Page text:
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  Subjects -> EARTH SCIENCES (Total: 645 journals)
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EARTH SCIENCES (466 journals)                  1 2 3 4 5 | Last

Acta Geodaetica et Geophysica     Hybrid Journal  
Acta Geodaetica et Geophysica Hungarica     Full-text available via subscription   (Followers: 2)
Acta Geophysica     Open Access   (Followers: 7)
Acta Geotechnica     Hybrid Journal   (Followers: 8)
Acta Meteorologica Sinica     Hybrid Journal   (Followers: 4)
Advances in High Energy Physics     Open Access   (Followers: 16)
Advances In Physics     Hybrid Journal   (Followers: 9)
Aeolian Research     Hybrid Journal   (Followers: 3)
African Journal of Aquatic Science     Hybrid Journal   (Followers: 12)
Algological Studies     Full-text available via subscription   (Followers: 2)
Alpine Botany     Hybrid Journal   (Followers: 5)
AMBIO     Hybrid Journal   (Followers: 13)
Anales del Instituto de la Patagonia     Open Access   (Followers: 1)
Andean geology     Open Access   (Followers: 4)
Annales Henri Poincaré     Hybrid Journal   (Followers: 2)
Annales UMCS, Geographia, Geologia, Mineralogia et Petrographia     Open Access   (Followers: 2)
Annals of Geophysics     Full-text available via subscription   (Followers: 9)
Annals of GIS     Hybrid Journal   (Followers: 18)
Annals of Glaciology     Full-text available via subscription   (Followers: 2)
Annual Review of Marine Science     Full-text available via subscription   (Followers: 12)
Anthropocene     Hybrid Journal  
Anthropocene Review     Hybrid Journal   (Followers: 3)
Applied Clay Science     Hybrid Journal   (Followers: 3)
Applied Geochemistry     Hybrid Journal   (Followers: 8)
Applied Geomatics     Hybrid Journal   (Followers: 5)
Applied Geophysics     Hybrid Journal   (Followers: 8)
Applied Ocean Research     Hybrid Journal   (Followers: 6)
Applied Petrochemical Research     Open Access   (Followers: 3)
Applied Remote Sensing Journal     Open Access   (Followers: 12)
Aquatic Conservation Marine and Freshwater Ecosystems     Hybrid Journal   (Followers: 35)
Arctic Science     Open Access   (Followers: 6)
Arctic, Antarctic, and Alpine Research     Full-text available via subscription   (Followers: 9)
Artificial Satellites : The Journal of Space Research Centre of Polish Academy of Sciences     Open Access   (Followers: 14)
Asia-Pacific Journal of Atmospheric Sciences     Hybrid Journal   (Followers: 2)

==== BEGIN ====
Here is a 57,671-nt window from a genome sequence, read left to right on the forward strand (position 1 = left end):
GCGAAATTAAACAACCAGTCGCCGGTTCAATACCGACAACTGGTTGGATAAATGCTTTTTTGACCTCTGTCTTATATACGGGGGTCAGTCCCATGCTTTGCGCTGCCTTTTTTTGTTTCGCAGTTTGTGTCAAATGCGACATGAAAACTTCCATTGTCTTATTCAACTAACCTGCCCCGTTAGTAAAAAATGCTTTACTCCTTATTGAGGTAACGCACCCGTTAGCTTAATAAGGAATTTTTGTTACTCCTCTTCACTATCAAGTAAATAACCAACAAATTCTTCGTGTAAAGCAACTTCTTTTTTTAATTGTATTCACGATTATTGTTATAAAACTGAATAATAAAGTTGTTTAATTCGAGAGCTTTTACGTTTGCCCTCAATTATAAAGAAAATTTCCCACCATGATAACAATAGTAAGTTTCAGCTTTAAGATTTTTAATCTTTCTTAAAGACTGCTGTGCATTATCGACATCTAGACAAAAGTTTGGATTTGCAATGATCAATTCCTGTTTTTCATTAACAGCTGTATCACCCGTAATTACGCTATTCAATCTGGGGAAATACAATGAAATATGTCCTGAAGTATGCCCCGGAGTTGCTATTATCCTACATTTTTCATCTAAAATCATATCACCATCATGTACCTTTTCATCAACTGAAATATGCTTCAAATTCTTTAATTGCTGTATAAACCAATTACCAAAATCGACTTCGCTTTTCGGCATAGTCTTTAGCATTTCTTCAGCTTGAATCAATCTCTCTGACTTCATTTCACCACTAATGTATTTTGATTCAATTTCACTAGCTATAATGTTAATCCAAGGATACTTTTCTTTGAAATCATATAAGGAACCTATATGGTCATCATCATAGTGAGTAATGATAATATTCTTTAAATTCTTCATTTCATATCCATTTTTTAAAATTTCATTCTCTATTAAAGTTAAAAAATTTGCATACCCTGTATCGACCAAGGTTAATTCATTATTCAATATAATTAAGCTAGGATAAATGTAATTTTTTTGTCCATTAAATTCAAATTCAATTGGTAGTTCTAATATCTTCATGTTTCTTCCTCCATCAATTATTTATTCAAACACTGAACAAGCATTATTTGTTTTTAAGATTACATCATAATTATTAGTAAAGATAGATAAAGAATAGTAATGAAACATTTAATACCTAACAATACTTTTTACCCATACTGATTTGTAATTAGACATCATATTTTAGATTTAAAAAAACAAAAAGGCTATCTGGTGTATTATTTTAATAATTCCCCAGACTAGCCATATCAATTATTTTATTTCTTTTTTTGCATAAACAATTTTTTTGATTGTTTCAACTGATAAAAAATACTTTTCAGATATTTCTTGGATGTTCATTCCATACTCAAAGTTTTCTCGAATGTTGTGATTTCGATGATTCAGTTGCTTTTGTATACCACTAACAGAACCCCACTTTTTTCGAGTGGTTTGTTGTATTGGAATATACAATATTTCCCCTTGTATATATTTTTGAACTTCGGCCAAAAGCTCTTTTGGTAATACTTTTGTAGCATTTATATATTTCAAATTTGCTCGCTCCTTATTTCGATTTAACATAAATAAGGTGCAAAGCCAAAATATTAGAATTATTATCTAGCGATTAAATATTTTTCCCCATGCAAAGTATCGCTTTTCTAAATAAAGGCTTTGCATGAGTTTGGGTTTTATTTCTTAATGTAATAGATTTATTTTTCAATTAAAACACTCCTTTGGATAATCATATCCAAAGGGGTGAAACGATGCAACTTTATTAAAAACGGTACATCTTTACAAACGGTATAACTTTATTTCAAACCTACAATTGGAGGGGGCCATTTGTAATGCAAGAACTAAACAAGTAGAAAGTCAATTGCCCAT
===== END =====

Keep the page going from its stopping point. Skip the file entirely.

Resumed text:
Asian Journal of Earth Sciences     Open Access   (Followers: 21)
Asian Review of Environmental and Earth Sciences     Open Access  
Atlantic Geology : Journal of the Atlantic Geoscience Society / Atlantic Geology : revue de la Société Géoscientifique de l'Atlantique     Full-text available via subscription   (Followers: 3)
Atmosphere-Ocean     Full-text available via subscription   (Followers: 6)
Atmospheric and Climate Sciences     Open Access   (Followers: 15)
Australian Journal of Earth Sciences: An International Geoscience Journal of the Geological Society of Australia     Hybrid Journal   (Followers: 12)
Boletim de Ciências Geodésicas     Open Access  
Boreas: An International Journal of Quaternary Research     Hybrid Journal   (Followers: 11)
Bragantia     Open Access   (Followers: 2)
Bulletin of Earthquake Engineering     Hybrid Journal   (Followers: 10)
Bulletin of Geosciences     Open Access   (Followers: 10)
Bulletin of the Lebedev Physics Institute     Hybrid Journal   (Followers: 1)
Bulletin of the Seismological Society of America     Full-text available via subscription   (Followers: 17)
Bulletin of Volcanology     Hybrid Journal   (Followers: 17)
Cadernos de Geociências     Open Access  
Canadian Journal of Plant Science     Full-text available via subscription   (Followers: 15)
Canadian Mineralogist     Full-text available via subscription   (Followers: 2)
Canadian Water Resources Journal     Hybrid Journal   (Followers: 18)
Carbonates and Evaporites     Hybrid Journal   (Followers: 4)
CATENA     Hybrid Journal   (Followers: 4)
Chemical Geology     Hybrid Journal   (Followers: 11)
Chemie der Erde - Geochemistry     Hybrid Journal   (Followers: 4)
Chinese Geographical Science     Hybrid Journal   (Followers: 5)
Chinese Journal of Geochemistry     Hybrid Journal   (Followers: 3)
Chinese Journal of Oceanology and Limnology     Hybrid Journal   (Followers: 2)
Ciencia del suelo     Open Access   (Followers: 2)
Ciencias Espaciales     Open Access  
Climate and Development     Hybrid Journal   (Followers: 12)
Coastal Management     Hybrid Journal   (Followers: 23)